Lightspark is a Vancouver-based firm led by founder and CEO James Riley. A digital marketing specialist, Riley held stints at Microsoft and IBM before he started Lightspark in 2017.
After working with utilities and energy efficiency agencies across Canada for 11 years, Riley sought to address friction points and create opportunities to improve energy efficiency.
Lightspark created an AI-driven data model called Lightspark EfficiencyAI to fill in for energy utilities that were not providing carbon emissions data about their building stock. It is used by 17 clients across Canada.
The company supports EfficiencyAI with the Efficiency Concierge. It is a software-as-a-service platform that lets homeowners know where they are on their decarbonization journey and access options to switch to cleaner energy sources.
“Energy efficiency is complicated, so we’re using data and better user interface, similar to Uber and Airbnb as they did in these industries that need(ed) some innovation . . . and we’re applying that to the energy efficiency category,” said Riley.
The Efficiency Concierge
Energy Concierge starts with a statistical prediction on the energy use and carbon emissions of the home, performed by an AI-powered system. The Concierge outputs a score between zero to 100 that represents where the home sits on energy use and greenhouse gas emissions.
Next, the homeowner takes a survey that applies building science based on the Canadian government’s EnerGuide to estimate the assets in their home, which ties energy efficient products to the score. The closer to 100, the greener the home.
Homeowners can also discover incentives like the federal Greener Homes Program and local tax credits, or connect to energy advisors and contractors on the Efficiency Concierge.
Riley said a key feature of the Concierge is the ease of use. The Lightspark score is intended to be easily understood like a credit score. It collates and digitizes PDF files from government and industry sources that contain information on energy efficiency programs to modernize a business category Riley said is “10 to 15 years behind” other fields.
By centralizing and aggregating the numerous green incentives spread across the federal, provincial and municipal levels, it aims to be a “better decision-thinking tool for the consumer in a very complex space.”
Lightspark will pilot the Concierge in Calgary and Edmonton as part of a one-year exclusive partnership with Scotiabank.
Riley said Scotiabank took an interest in Lightspark because it is joining over 100 banks around the world in reporting residential carbon dioxide emissions associated with its mortgage portfolio.
“Not only do they have to report out the carbon on their mortgages, but they have to show and demonstrate that they’re helping reduce emissions as part of this target toward net-zero,” said Riley. “They realize that the current state of things is going too slow and the innovation of a tech company from Canada can, like an Uber or Airbnb, disrupt this category through better data and better user experience.”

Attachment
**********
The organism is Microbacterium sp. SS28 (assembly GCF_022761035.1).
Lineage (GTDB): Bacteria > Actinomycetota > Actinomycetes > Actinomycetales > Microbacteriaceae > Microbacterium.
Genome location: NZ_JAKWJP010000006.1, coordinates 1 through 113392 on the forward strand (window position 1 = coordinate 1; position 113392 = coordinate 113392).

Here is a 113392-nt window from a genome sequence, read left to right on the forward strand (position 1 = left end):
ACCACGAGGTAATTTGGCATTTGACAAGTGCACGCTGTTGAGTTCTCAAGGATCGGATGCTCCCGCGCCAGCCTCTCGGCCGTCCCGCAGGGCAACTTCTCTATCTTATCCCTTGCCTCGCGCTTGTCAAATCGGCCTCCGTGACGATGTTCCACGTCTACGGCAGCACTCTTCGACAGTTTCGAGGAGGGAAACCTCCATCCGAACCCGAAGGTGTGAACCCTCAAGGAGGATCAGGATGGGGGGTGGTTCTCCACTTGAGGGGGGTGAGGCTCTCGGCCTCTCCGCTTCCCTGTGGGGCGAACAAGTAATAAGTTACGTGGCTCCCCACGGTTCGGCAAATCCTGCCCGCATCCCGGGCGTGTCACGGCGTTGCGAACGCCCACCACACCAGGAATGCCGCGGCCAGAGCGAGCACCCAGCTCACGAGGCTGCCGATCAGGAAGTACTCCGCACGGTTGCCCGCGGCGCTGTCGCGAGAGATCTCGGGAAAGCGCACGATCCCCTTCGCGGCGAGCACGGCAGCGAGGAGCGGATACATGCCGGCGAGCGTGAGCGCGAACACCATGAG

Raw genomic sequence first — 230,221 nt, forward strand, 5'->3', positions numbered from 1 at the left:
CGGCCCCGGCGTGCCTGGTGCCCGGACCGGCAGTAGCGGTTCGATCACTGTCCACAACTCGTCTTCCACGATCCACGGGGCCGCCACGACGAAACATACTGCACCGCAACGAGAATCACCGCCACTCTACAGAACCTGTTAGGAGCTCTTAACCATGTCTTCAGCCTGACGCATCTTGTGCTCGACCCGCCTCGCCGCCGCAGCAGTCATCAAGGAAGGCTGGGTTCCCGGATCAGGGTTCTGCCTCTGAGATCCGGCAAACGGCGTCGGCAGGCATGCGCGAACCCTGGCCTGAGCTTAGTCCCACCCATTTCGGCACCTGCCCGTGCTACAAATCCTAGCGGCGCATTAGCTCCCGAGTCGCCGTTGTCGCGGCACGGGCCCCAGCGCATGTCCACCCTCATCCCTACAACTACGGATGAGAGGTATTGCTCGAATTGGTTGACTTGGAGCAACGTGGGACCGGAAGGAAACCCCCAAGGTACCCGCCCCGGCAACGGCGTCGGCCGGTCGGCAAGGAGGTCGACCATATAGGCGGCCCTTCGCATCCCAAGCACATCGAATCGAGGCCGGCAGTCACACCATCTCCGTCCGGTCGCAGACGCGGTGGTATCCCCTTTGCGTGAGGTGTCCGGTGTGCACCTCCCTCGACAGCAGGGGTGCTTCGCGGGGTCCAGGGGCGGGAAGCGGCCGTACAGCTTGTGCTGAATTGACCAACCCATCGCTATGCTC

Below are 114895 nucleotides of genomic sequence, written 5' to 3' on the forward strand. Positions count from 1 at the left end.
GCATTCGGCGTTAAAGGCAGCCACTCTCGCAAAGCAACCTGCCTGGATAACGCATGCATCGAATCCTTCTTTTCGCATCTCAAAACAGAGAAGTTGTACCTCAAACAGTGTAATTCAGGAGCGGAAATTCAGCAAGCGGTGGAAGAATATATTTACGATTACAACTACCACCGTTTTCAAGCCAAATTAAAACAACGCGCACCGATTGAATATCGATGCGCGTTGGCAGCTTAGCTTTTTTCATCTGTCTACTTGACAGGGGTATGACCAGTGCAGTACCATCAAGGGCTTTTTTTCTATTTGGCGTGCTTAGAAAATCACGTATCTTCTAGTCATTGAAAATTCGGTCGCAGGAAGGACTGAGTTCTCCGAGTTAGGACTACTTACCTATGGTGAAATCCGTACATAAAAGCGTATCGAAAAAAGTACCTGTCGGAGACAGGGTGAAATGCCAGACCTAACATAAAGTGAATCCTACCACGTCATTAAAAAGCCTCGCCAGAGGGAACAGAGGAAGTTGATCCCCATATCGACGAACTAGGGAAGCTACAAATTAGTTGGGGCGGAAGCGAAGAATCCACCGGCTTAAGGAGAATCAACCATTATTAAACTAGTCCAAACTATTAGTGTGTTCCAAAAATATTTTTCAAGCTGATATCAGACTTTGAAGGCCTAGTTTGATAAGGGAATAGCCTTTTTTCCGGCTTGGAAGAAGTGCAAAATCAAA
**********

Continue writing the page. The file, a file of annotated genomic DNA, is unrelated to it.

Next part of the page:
He said for a consumer, energy literacy is like financial literacy.
“The key objective is to demonstrate that people will be really curious to know the score of their home from a social norming perspective,” Riley said. The goal is to onboard homeowners quickly and bolster their awareness of how energy efficiency and carbon reduction works.
Alberta pilot programs
By the end of the pilot, he hopes tens of thousands of Albertans will sign up, and that the company can fundraise several million dollars to build out a marketplace to connect homeowners with a trade network.
Riley previously marketed for Energy Efficiency Alberta, which attracted 250,000 users to its platform. Riley hopes this expertise and background will translate well into Lightspark’s pilot.
It is also a test to see if Lightspark can succeed in a province that leans toward the fossil fuels industry. When Lightspark decided to pilot in Alberta, Riley said it raised eyebrows from people who wondered why the company would pick a province that was socially and culturally resistant to renewable energy.
He instead found Albertans are choosing renewables because of their practicality.
“Three-in-10 Albertans are engineers; they understand technology and they’re pragmatic. (They are) improving their home, making their home smarter and making it valuable . . . This is a practical, financial argument we’re making and Alberta is a great place to have that discussion.”
Across Canada and beyond
Riley hopes to accelerate a net-zero transition he argues is sorely lagging in Canada.
“In order to get to the net-zero target the government wants to get to, we have to upgrade 600,000 homes a year in Canada; we are at one-sixth of that number right now. Part of the problem is that the customer is least prioritized; we want to put the homeowner first and move from an analog to a digital way of working with homeowners.”
A crucial challenge to reaching net-zero in Canada is the problem of public and private sector cooperation in Canada, Riley said. He advocates for businesses, governments and non-profits to collaborate on the climate. He also advocates for more open data so consumers can profit from their own data to make better decisions.
The goal is to spread Lightspark across Canada and the U.S. into 2023.
Riley believes Lightspark can help address energy poverty in the U.S. and find ample support from the Inflation Reduction Act. He said the company is already in talks to explore possibilities in the U.S.